The Price (isn’t) Right

The Price (isn’t) Right


If we’re to believe the headlines, the independent distributor is dead, trampled underfoot by the SVOD giants in their aggressive pursuit of world domination.

But I’m not so sure. I think there’s still a lot of life in the role of the distributor as a creative commercial partner. We just need a bit more honesty about what’s possible in today’s fractured, fragmented marketplace and a willingness to co-operate across traditional boundaries.

Orange Smarty has been in existence for six years, five of which have been dedicated to investing in the best original IP we can afford. It’s accepted now that all shows will require an advance to get involved at any level – but we need to get realistic on what value we place on this IP in the first instance if we want it to be nurtured and looked after properly. We’re not deluded about what we can and can’t achieve. We know we can’t match the commercial muscle of our bigger rivals. But businesses like ours exist — and will continue to do so — for the very good reason that we deliver long term value.

Taking the long view on an idea is not compatible with short-term thinking. It doesn’t sit comfortably on the balance sheets of companies committed to making the biggest returns in the shortest time. Big companies need to see demonstrable ROI now, not at some indefinable point in the future. Shareholders really don’t like that approach to profit.

Just look at the fanfare that accompanies the launch of a big new shows. Massive amounts of cash is splashed on marketing the first couple of series. However, if the show fails to deliver the expected returns — measured purely in financial terms — by the end of series two, chances are it’ll be cancelled. But the truth is that many great shows were slow burners, taking several seasons to catch fire. Back in the day, they were given the chance to grow into themselves and win the trust of audiences. Today, the profit imperative forbids such a luxury. The result is a lose-lose for all. Buyers don’t want a show that has been pulled after two series, and producers find themselves with a brand that’s been burned and relationships that have been soured.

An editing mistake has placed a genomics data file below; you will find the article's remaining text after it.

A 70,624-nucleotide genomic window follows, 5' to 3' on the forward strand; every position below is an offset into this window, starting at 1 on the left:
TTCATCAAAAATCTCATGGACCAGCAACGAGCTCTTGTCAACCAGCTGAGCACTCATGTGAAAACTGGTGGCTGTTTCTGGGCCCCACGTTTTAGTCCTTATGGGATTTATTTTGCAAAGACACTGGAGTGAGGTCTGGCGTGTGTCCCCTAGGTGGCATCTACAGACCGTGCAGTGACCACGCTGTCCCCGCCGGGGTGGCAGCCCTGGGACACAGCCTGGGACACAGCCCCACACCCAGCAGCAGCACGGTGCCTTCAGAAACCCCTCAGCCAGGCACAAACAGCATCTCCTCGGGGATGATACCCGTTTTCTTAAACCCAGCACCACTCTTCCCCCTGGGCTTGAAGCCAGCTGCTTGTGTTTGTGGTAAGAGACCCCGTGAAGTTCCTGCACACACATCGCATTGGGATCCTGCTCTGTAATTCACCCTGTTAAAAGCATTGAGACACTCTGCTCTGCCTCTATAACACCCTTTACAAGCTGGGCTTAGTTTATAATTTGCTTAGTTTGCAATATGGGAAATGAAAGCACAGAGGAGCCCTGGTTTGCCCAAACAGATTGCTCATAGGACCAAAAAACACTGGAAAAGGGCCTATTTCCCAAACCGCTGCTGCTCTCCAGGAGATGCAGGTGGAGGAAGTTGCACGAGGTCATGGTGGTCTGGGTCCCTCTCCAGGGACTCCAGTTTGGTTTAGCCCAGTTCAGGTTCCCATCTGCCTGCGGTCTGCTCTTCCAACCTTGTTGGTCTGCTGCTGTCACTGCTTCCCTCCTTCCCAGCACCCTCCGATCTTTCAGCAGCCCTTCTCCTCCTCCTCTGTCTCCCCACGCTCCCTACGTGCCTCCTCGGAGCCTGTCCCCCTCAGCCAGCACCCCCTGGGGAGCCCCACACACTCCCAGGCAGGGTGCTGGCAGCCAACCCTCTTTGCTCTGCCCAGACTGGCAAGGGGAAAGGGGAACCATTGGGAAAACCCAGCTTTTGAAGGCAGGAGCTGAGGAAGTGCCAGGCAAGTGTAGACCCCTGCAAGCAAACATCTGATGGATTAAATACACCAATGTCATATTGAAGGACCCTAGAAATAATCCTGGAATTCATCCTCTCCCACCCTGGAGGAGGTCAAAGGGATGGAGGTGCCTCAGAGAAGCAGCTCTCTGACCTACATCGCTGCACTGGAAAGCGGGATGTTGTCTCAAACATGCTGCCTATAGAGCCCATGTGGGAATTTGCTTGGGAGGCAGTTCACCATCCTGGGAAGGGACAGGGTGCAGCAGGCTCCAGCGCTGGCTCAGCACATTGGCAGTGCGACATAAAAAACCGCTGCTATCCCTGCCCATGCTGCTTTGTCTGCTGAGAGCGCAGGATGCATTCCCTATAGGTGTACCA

We all know how much time, effort and emotion is invested in nurturing an idea from spark to screen. That process is made immeasurable easier if you are surrounded by people who love your idea and are committed to realising it.

The relentless pressure to scale up can tear the heart out of what I see as my core values as a distributor: to love what I’m selling (and to have actually watched it), to be intimately acquainted with the schedules, tastes and foibles of the broadcasters and platforms with whom I do business, and to have strong personal relationships with all my partners. With respect to some of my larger competitors, a big catalogue isn’t synonymous with better business. If you’re representing thousands of hours of programming, it’s a physical impossibility to watch every single show, never mind find the mental bandwidth to think about how best to keep each title alive, well and fulfilling its potential.

This fevered scrabble for ‘content’ — as lovingly crafted shows are now known in a market that increasingly commodifies creativity — pushes up expectations and prices for entry-level investment into projects. And it totally disregards the creative and personal investments that are so crucial to the long-term development and survival of IP. Yes, there’s an increasingly complex marketplace to navigate — but nobody understands its ins, outs and roundabouts better than independent distributors, for whom flexibility is not a corporate buzzword but the very basis of survival. We don’t have to hit targets or take orders or make money for our shareholders: we’re in the privileged position of being able to evolve alongside the market and our partners, helping not only to deliver great shows but to keep them healthy season after season.

Chasing short-term money to pay back huge advances or bring in multiple partners in an effort to raise 90% of a show’s budget is also complicated and time consuming. But most importantly, it sucks the joy out of ideas. So let’s take a moment this year to think about what’s important, partner with people we like, respect and trust, and work on long-term projects that have creative as well as commercial value. Let’s make sure that the price really is right.